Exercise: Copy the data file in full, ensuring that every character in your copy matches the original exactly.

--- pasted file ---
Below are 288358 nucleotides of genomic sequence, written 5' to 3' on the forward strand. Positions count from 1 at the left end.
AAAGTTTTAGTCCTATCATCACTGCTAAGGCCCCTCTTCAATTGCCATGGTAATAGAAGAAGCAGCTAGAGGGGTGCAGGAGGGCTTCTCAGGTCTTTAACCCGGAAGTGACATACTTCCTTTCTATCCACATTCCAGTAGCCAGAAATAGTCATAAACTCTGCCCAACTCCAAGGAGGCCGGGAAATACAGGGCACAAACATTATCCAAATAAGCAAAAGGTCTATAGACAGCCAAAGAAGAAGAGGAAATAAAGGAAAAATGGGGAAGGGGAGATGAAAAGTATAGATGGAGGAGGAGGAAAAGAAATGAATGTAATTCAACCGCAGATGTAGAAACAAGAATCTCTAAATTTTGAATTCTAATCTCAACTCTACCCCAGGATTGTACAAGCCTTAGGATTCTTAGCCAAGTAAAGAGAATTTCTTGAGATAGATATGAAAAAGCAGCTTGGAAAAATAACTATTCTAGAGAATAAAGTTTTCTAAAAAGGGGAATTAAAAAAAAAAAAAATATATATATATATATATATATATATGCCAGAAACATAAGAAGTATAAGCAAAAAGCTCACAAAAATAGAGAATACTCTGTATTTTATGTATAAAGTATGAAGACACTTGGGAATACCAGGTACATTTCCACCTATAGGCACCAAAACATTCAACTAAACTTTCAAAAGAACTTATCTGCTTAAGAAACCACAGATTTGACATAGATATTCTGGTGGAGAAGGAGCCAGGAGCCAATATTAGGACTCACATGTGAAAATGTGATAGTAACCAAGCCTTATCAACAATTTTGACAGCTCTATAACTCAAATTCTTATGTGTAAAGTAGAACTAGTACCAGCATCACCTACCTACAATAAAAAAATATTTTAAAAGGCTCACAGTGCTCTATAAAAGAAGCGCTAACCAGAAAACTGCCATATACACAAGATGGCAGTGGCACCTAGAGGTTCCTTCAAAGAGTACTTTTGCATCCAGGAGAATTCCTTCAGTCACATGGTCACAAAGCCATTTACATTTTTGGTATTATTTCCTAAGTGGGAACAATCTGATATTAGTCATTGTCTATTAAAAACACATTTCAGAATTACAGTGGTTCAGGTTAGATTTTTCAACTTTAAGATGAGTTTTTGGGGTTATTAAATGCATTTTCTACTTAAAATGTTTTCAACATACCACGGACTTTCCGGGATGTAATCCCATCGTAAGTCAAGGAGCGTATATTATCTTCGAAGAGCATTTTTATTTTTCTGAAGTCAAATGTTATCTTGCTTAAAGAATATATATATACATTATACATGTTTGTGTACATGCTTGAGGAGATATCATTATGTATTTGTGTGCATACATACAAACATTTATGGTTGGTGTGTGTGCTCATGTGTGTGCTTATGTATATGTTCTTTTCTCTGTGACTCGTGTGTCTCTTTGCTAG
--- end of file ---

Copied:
Below are 288358 nucleotides of genomic sequence, written 5' to 3' on the forward strand. Positions count from 1 at the left end.
AAAGTTTTAGTCCTATCATCACTGCTAAGGCCCCTCTTCAATTGCCATGGTAATAGAAGAAGCAGCTAGAGGGGTGCAGGAGGGCTTCTCAGGTCTTTAACCCGGAAGTGACATACTTCCTTTCTATCCACATTCCAGTAGCCAGAAATAGTCATAAACTCTGCCCAACTCCAAGGAGGCCGGGAAATACAGGGCACAAACATTATCCAAATAAGCAAAAGGTCTATAGACAGCCAAAGAAGAAGAGGAAATAAAGGAAAAATGGGGAAGGGGAGATGAAAAGTATAGATGGAGGAGGAGGAAAAGAAATGAATGTAATTCAACCGCAGATGTAGAAACAAGAATCTCTAAATTTTGAATTCTAATCTCAACTCTACCCCAGGATTGTACAAGCCTTAGGATTCTTAGCCAAGTAAAGAGAATTTCTTGAGATAGATATGAAAAAGCAGCTTGGAAAAATAACTATTCTAGAGAATAAAGTTTTCTAAAAAGGGGAATTAAAAAAAAAAAAAATATATATATATATATATATATATATGCCAGAAACATAAGAAGTATAAGCAAAAAGCTCACAAAAATAGAGAATACTCTGTATTTTATGTATAAAGTATGAAGACACTTGGGAATACCAGGTACATTTCCACCTATAGGCACCAAAACATTCAACTAAACTTTCAAAAGAACTTATCTGCTTAAGAAACCACAGATTTGACATAGATATTCTGGTGGAGAAGGAGCCAGGAGCCAATATTAGGACTCACATGTGAAAATGTGATAGTAACCAAGCCTTATCAACAATTTTGACAGCTCTATAACTCAAATTCTTATGTGTAAAGTAGAACTAGTACCAGCATCACCTACCTACAATAAAAAAATATTTTAAAAGGCTCACAGTGCTCTATAAAAGAAGCGCTAACCAGAAAACTGCCATATACACAAGATGGCAGTGGCACCTAGAGGTTCCTTCAAAGAGTACTTTTGCATCCAGGAGAATTCCTTCAGTCACATGGTCACAAAGCCATTTACATTTTTGGTATTATTTCCTAAGTGGGAACAATCTGATATTAGTCATTGTCTATTAAAAACACATTTCAGAATTACAGTGGTTCAGGTTAGATTTTTCAACTTTAAGATGAGTTTTTGGGGTTATTAAATGCATTTTCTACTTAAAATGTTTTCAACATACCACGGACTTTCCGGGATGTAATCCCATCGTAAGTCAAGGAGCGTATATTATCTTCGAAGAGCATTTTTATTTTTCTGAAGTCAAATGTTATCTTGCTTAAAGAATATATATATACATTATACATGTTTGTGTACATGCTTGAGGAGATATCATTATGTATTTGTGTGCATACATACAAACATTTATGGTTGGTGTGTGTGCTCATGTGTGTGCTTATGTATATGTTCTTTTCTCTGTGACTCGTGTGTCTCTTTGCTAG